Generate 3D Printable QR Codes With This Web Tool

Since most people are carrying a camera-equipped computer in their pockets these days, QR codes can be a great way to easily share short snippets of information. You can put one on your business card so people can quickly access your contact information, or on your living room wall with your network’s SSID and encryption key. The design of QR codes also make them well suited to 3D printing, and thanks to a new web-based tool, you can generate your own custom STL in seconds.

Created by [Felix Stein], the website provides an easy to use interface for the many options possible with QR codes. Obviously you have full control over the actual content of the code, be it a simple URL or a something more specific like a pre-formatted SMS message. But you can also tweak physical parameters like size and thickness.

Once you’re happy with the 3D preview, you can have the website generate an STL for either single or multi-extrusion printers. For those of us who are puttering along with single extruder machines, you’ll need to swap the filament color at the appropriate layer manually. With so many variables involved, you’ll also need figure out which layer the swap should happen on your own.

Incidentally, this is an excellent example of where STL leaves something to be desired. When using a format like 3MF, color and material information could be baked right into the model. Once opened in a sufficiently modern slicer, all the tricky bits would automatically sorted out. Or at least, that’s what Prusa Research is hoping for.

15 thoughts on “Generate 3D Printable QR Codes With This Web Tool

    1. And, changing the password requires warming up the 3d printer and starting a 2-hour print, instead of just printing out a piece of paper that takes about 5 seconds to print.

      It’s not a great idea to 3d print wifi access qr codes. Waste of plastic.

      1. Trust me, for all the patients who need the wifi code, I’d rather 3D print it with an angled support so nobody has to touch it rather than printing an ugly paper that won’t last.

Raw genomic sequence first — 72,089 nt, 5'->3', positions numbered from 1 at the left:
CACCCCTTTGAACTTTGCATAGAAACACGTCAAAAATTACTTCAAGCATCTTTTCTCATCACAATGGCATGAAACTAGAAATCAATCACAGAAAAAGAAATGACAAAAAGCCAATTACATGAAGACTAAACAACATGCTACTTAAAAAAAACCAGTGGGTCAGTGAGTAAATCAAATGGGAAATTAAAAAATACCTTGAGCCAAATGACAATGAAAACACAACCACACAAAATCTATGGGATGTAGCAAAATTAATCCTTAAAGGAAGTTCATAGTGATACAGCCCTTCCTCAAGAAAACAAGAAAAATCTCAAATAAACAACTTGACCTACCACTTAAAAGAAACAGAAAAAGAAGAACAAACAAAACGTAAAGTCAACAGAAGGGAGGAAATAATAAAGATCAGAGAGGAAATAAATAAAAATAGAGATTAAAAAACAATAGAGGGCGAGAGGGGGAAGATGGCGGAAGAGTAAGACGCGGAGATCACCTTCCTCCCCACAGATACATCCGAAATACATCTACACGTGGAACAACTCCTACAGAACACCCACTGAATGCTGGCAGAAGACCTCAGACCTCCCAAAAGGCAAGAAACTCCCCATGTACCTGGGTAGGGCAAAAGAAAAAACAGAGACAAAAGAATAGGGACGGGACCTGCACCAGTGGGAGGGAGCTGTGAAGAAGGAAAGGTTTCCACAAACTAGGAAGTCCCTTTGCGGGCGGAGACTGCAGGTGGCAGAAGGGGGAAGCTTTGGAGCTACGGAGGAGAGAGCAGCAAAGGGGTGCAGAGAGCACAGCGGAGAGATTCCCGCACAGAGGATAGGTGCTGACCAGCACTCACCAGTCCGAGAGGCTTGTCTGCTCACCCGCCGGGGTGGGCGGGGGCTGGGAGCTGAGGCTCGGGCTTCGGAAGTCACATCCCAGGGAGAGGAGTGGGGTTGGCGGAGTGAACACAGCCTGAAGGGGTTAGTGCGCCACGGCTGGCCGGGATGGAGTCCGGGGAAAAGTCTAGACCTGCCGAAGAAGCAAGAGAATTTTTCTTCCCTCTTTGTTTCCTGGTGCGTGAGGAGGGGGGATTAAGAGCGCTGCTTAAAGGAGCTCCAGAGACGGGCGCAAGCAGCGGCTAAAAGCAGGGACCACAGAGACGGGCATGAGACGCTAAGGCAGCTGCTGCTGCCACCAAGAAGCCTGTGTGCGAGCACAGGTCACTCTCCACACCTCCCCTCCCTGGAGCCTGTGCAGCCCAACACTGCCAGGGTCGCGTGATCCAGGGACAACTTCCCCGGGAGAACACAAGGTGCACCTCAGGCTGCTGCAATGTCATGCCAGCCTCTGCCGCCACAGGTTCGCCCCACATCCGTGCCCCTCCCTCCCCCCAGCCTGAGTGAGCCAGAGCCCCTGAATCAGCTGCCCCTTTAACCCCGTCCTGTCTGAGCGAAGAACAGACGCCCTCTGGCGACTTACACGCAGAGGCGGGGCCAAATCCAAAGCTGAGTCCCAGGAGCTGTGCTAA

I don’t change the password quite often, and printing something like that might need like 30-45min, costing a few cents and using one or two grams of recyclable plastic. Seems more legit to me than many of the useless-but-pleasuring things we often print…

      1. Lol…. My qr scanner app shows me the contents before asking me to do whatever the barcode wants. It’s hard to be fleeced if you have to say yes after you’ve seen the attack for what it is in order to be attacked.

    1. Or… Just print in text…. The information density would be roughly the same but not require extra steps. Many people would see that QR and not be bothered to make the effort to read it. Whereas if it’s plain readable text saying “call this number if found, Xxx-xxx-xxxx, $ reward for safe return to owner.” That makes it much more likely your keys make it back to you.

      1. exactly, I have never in my life scanned a QR code with my phone, even though I work with QR and datamatrix codes every single day. If I see your keys im going to think your a dumbass, then see the QR code, then know your a dumbass, and drop them in the closest mailbox … and you know the post office ain’t going to scan that either

  1. FWIW, any lithophane program will do this. You can even drag-n-drop a QR Code image directly in Cura and start printing one in seconds. (You can either color it later with markers, or take the time to add in a pause instruction and print the top layers in black.)

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